Picture credit: Horacio Villalobos - Corbis/Corbis via Getty Images)

Portugal must be more than an EU vassal

As elections approach, can Portugal break the stultifying hold of a progressive, big state worldview?

Artillery Row

As right-wing populists surge across Europe, there are some countries that are resisting this trend. Britain looks as if it is about to elect Keir Starmer, and the Left also look set to win upcoming elections in Portugal in March. 

Ever since Portugal became a democracy in 1974 the Left have dominated elections, and with the recent resignation of Socialist Prime Minister Antonio Costa amid a green energy corruption scandal, a troubling reality has been exposed. Odd as it may seem despite the scandal, a renewed left-wing victory is seemingly inevitable in Portugal. 

For starters, Portugal has an influential Communist Party, unashamedly promoting its red flag and terror symbols, casting a dark shadow on the nation’s democratic ethos. The spectacle of Lisbon draped in red to commemorate the party’s centennial in 2021 was a stark reminder of its nefarious influence, especially when it even found a place supporting a minority Left-wing government as recently two years ago and might, God forbid, once again come to power in 2024.

The EU, through its cohesion funds and a network of regulations, has played a pivotal role in cementing Portugal’s anti-free market philosophy

On the Socialist front, following Costa’s departure, a newly elected leader has emerged: The former Infrastructure Minister, Pedro Nuno Santos, an ideological zealot and a left-wing populist in the style of Jeremy Corbyn. Yet unlike in Britain, Portugal has formed a political consensus that favours Corbynist ideas. 

Santos advocates for welfare programmes that make vast numbers of people dependent on state-handouts. This growing reliance has obscured the nation’s traditional culture, initially anchored in the principles of freedom, subsidiarity, and Christian values.

The socialist consensus is so powerful that even the Social Democrats, often identified as Portugal’s centre-right party, share a striking resemblance with the Socialists. This convergence has led Portugal’s political pendulum to swing so far left that even ostensibly right-wing parties now endorse public companies and state intervention. 

The EU, through its cohesion funds and a network of regulations, has played a pivotal role in cementing Portugal’s anti-free market philosophy. Portugal has a proud history, equally as proud as Britain’s; Portugal invented the compass, astrolabe, and caravels to create one the most prominent Christian empires. And yet now we are an EU vassal state.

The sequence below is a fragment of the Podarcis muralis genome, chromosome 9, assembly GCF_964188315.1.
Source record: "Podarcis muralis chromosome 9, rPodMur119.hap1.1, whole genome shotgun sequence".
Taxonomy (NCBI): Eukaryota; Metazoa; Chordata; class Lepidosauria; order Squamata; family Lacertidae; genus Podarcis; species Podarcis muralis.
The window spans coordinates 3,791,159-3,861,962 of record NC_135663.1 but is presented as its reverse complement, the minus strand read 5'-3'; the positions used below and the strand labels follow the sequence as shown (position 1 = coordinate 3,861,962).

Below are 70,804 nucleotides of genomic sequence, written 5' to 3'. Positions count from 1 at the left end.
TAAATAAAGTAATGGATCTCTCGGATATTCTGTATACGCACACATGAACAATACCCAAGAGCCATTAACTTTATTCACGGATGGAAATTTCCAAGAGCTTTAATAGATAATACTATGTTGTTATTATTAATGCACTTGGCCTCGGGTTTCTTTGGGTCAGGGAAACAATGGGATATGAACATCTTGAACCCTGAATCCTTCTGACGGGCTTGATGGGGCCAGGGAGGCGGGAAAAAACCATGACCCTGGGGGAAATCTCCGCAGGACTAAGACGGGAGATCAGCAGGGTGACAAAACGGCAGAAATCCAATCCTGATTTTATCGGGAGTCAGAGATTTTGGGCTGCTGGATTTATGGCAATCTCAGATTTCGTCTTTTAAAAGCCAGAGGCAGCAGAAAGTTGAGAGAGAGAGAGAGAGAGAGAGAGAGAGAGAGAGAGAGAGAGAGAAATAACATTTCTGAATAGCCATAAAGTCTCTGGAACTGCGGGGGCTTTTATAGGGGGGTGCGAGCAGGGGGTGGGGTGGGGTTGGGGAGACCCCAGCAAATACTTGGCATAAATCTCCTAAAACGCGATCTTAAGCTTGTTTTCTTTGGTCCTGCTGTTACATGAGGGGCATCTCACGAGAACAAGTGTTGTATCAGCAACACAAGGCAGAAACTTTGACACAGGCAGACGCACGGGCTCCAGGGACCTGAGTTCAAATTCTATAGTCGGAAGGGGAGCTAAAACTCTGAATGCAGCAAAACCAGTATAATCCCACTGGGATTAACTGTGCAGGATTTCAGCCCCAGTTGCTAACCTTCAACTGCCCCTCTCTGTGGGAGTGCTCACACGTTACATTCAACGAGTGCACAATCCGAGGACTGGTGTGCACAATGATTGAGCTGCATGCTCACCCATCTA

Amid these challenges, hope arises as younger generations are distancing themselves from the status quo and traditional media, seeking real change and embracing ideologies resonant with tradition, liberty and individual freedom. Novel parties signal a wave of new conservatism, championing values of family, nation, free markets, and freedom of speech. Notably, in pre-election polls the populist and right wing parties Chega and IL parties are now at 20% in total. The tide is turning, though perhaps too slowly and too late. 

As the nation hurtles toward another election, Portugal approaches a crossroads, facing 50 years of left-wing policies with a limited spectrum of political alternatives. The convergence of political, economic, and regulatory forces, coupled with the left’s dominance and appeasement of European regulations, poses a real threat to the nation’s identity and economic viability.

As elections loom, a stark divide emerges: state dependent citizens clinging to socialism, hindering progress, while a younger, educated, and proud generation aims to break free. These citizens aspire to cast votes that pave the way for a new trajectory, one upholding democracy and sovereignty, steering Portugal toward a brighter future.

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